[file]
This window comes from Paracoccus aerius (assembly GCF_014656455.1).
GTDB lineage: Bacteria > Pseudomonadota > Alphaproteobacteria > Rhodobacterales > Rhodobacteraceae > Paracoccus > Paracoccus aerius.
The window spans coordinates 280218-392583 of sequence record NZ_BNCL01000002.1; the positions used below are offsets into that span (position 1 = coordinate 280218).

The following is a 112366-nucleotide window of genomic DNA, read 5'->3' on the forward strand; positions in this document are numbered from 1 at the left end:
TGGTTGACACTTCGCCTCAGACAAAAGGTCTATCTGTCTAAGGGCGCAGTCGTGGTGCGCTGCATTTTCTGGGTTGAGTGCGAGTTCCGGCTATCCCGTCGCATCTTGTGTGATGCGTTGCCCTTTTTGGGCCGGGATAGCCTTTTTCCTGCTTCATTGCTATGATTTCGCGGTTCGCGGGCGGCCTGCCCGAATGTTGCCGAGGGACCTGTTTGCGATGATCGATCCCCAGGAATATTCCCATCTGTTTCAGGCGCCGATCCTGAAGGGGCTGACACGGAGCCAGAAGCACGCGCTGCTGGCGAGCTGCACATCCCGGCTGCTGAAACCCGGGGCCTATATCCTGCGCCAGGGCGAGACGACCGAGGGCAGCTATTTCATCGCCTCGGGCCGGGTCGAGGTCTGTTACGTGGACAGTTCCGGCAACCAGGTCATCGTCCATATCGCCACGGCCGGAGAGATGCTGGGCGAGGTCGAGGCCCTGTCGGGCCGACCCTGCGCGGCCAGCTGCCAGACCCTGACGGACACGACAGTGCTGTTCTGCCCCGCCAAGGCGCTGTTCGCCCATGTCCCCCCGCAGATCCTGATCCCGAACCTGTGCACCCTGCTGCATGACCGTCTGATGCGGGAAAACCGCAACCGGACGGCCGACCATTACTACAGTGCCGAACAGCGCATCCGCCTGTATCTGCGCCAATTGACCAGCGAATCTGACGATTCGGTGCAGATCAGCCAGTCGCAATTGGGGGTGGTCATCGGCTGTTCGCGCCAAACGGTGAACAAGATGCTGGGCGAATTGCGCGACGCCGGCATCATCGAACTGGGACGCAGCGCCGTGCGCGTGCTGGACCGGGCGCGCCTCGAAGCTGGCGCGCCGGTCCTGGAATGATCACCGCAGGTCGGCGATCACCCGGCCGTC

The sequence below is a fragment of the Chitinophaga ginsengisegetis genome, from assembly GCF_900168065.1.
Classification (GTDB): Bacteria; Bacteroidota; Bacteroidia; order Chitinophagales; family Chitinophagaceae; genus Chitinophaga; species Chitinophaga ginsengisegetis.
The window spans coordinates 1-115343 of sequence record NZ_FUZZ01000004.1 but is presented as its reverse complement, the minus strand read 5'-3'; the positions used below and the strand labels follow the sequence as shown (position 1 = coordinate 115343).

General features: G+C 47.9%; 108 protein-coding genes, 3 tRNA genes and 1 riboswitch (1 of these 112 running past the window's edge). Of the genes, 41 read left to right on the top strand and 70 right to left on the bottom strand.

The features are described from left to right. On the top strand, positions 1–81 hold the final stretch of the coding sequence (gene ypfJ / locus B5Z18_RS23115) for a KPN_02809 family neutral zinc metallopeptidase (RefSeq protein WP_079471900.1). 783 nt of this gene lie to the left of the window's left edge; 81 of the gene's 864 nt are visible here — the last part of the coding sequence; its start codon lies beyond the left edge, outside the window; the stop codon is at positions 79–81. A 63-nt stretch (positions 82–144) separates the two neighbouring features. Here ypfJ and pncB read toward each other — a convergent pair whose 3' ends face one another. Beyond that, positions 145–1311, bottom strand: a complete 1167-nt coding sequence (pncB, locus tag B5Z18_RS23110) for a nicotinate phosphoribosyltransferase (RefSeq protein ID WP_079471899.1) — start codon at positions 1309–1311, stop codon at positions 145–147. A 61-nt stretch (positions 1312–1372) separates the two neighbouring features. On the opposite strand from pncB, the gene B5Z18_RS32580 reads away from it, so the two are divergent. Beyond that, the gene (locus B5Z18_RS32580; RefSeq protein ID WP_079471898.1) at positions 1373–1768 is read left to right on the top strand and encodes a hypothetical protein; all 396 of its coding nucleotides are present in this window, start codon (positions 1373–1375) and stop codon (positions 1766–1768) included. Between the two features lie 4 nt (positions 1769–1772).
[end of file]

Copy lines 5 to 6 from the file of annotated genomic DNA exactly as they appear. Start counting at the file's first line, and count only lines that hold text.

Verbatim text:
TGGTTGACACTTCGCCTCAGACAAAAGGTCTATCTGTCTAAGGGCGCAGTCGTGGTGCGCTGCATTTTCTGGGTTGAGTGCGAGTTCCGGCTATCCCGTCGCATCTTGTGTGATGCGTTGCCCTTTTTGGGCCGGGATAGCCTTTTTCCTGCTTCATTGCTATGATTTCGCGGTTCGCGGGCGGCCTGCCCGAATGTTGCCGAGGGACCTGTTTGCGATGATCGATCCCCAGGAATATTCCCATCTGTTTCAGGCGCCGATCCTGAAGGGGCTGACACGGAGCCAGAAGCACGCGCTGCTGGCGAGCTGCACATCCCGGCTGCTGAAACCCGGGGCCTATATCCTGCGCCAGGGCGAGACGACCGAGGGCAGCTATTTCATCGCCTCGGGCCGGGTCGAGGTCTGTTACGTGGACAGTTCCGGCAACCAGGTCATCGTCCATATCGCCACGGCCGGAGAGATGCTGGGCGAGGTCGAGGCCCTGTCGGGCCGACCCTGCGCGGCCAGCTGCCAGACCCTGACGGACACGACAGTGCTGTTCTGCCCCGCCAAGGCGCTGTTCGCCCATGTCCCCCCGCAGATCCTGATCCCGAACCTGTGCACCCTGCTGCATGACCGTCTGATGCGGGAAAACCGCAACCGGACGGCCGACCATTACTACAGTGCCGAACAGCGCATCCGCCTGTATCTGCGCCAATTGACCAGCGAATCTGACGATTCGGTGCAGATCAGCCAGTCGCAATTGGGGGTGGTCATCGGCTGTTCGCGCCAAACGGTGAACAAGATGCTGGGCGAATTGCGCGACGCCGGCATCATCGAACTGGGACGCAGCGCCGTGCGCGTGCTGGACCGGGCGCGCCTCGAAGCTGGCGCGCCGGTCCTGGAATGATCACCGCAGGTCGGCGATCACCCGGCCGTC

The sequence below is a fragment of the Chitinophaga ginsengisegetis genome, from assembly GCF_900168065.1.